the purpose and character of the use, including whether such use is of a commercial nature or is for nonprofit educational purposes;
“The first factor in a fair use inquiry is “the purpose and character of the use, including whether such use is of a commercial nature or is for nonprofit educational purposes. See Campbell v. Acuff-Rose Music, Inc., 510 U.S. 569, 578, 114 S. Ct. 1164, 1171, 127 L. Ed. 2d 500 (1994).”
“A commercial use weighs against a finding of fair use but is not conclusive on the issue….direct economic benefit is not required to demonstrate a commercial use. Rather, repeated and exploitative copying of copyrighted works, even if the copies are not offered for sale, may constitute commercial use. See Worldwide Church of God v. Philadelphia Church of God, 227 F.3d 1110, 1118 (9th Cir.2000) (stating that church that copied religious text for its members “unquestionably profited” from the unauthorized “distribution and use of [the text] without having to account to the copyright holder”); See also American Geophysical Union v. Texaco, Inc., 60 F.3d 913, 922 (2d Cir.1994) (finding that researchers at for-profit laboratory gained indirect economic advantage by photocopying copyrighted scholarly articles). See A&M Records, Inc. v. Napster, Inc., 239 F.3d 1004, 1015 (9th Cir. 2001), as amended (Apr. 3, 2001), aff'd sub nom. A&M Records, Inc. v. Napster, Inc., 284 F.3d 1091 (9th Cir. 2002).
the nature of the copyrighted work;
“This factor calls for recognition that some works are closer to the core of intended copyright protection than others, with the consequence that fair use is more difficult to establish when [fictional] works are copied.” Campbell, 510 U.S. at 586, 114 S.Ct. 1164. However, “this … factor typically has not been terribly significant in the overall fair use balancing.” Walking Mountain, 353 F.3d at 803 (quoting Dr. Seuss, 109 F.3d at 1402). And although in the present case this factor, therefore, weighs against Defendants, a Court must also “consider the extent to which a work has been published.” Seltzer, 725 F.3d at 1178. That is, published works are more likely to qualify as fair use because the first appearance of the artist's expression has already occurred.” (quoting Kelly v. Arriba Soft Corp., 336 F.3d 811, 820 (9th Cir. 2003)). Because in the present case Dr. Seuss published Go! several decades ago—and indeed “Dr. Seuss books have topped many bestseller lists, sold over 650 million copies worldwide, and been translated into more than a dozen languages[,]” “this factor as a whole … weighs only slightly in [Plaintiff's] favor. See Dr. Seuss Enterprises, L.P. v. ComicMix LLC, 256 F. Supp. 3d 1099 (S.D. Cal. 2017).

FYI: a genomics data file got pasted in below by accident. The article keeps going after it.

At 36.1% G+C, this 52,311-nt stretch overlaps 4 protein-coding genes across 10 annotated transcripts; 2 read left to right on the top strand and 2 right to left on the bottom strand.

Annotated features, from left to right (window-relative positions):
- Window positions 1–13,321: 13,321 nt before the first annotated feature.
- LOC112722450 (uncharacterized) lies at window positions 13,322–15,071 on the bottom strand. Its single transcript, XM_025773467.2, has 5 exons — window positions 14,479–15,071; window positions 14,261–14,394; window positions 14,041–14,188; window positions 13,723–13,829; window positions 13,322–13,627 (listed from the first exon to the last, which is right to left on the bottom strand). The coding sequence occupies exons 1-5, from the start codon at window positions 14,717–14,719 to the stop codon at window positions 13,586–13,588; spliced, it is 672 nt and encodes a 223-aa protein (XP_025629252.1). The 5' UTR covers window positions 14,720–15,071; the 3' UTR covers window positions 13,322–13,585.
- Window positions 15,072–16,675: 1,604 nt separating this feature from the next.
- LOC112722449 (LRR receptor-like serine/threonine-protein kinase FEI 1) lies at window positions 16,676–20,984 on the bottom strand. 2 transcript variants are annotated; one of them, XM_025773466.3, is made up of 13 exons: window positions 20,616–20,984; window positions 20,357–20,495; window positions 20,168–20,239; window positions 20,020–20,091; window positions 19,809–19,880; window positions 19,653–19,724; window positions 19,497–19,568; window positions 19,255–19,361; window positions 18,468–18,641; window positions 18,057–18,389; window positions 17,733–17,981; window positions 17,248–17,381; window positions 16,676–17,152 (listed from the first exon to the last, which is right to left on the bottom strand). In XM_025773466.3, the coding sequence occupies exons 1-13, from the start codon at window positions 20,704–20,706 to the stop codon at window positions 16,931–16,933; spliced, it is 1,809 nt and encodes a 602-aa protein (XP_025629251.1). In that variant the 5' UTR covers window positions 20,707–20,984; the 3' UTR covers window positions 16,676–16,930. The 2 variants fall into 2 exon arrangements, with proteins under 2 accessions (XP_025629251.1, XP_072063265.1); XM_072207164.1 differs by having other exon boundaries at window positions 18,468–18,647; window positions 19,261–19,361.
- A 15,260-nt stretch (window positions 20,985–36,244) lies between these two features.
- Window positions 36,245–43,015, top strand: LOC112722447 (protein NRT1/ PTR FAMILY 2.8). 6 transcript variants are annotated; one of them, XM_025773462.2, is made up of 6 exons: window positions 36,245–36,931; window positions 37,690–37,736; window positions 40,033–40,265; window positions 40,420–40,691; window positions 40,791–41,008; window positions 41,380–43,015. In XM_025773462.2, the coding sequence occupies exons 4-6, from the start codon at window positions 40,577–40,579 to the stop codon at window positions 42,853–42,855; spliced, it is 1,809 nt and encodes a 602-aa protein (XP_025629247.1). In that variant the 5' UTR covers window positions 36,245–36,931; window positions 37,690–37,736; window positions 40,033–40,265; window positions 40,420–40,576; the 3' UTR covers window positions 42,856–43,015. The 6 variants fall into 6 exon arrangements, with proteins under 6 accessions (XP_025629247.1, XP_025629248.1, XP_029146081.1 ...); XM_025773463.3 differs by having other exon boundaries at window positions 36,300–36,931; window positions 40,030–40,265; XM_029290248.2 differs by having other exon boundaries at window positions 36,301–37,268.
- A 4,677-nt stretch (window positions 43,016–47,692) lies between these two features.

Works that are creative in nature are “closer to the core of intended copyright protection” than are more fact-based works. See Campbell, 510 U.S. at 586, 114 S.Ct. 1164. A&M Records, Inc. v. Napster, Inc., 239 F.3d 1004, 1016 (9th Cir. 2001)
the amount and substantiality of the portion used in relation to the copyrighted work as a whole; and
The third-factor concerns both the percentage of the original work that was copied and whether that portion constitutes the “heart” of the copyrighted work. Harper & Row, 471 U.S. at 564–65, 105 S.Ct. at 2232–33. Generally, no more of a work may be copied than is necessary for the particular use. See Supermarket of Homes v. San Fernando Valley Board of Realtors, 786 F.2d 1400, 1409 (9th Cir.1986). The copying of an entire work will ordinarily militate against a finding of fair use, although this is not a per se rule. See Religious Tech. Ctr. v. Netcom On-Line Commc'n Servs., Inc., 907 F. Supp. 1361, 1379 (N.D. Cal. 1995)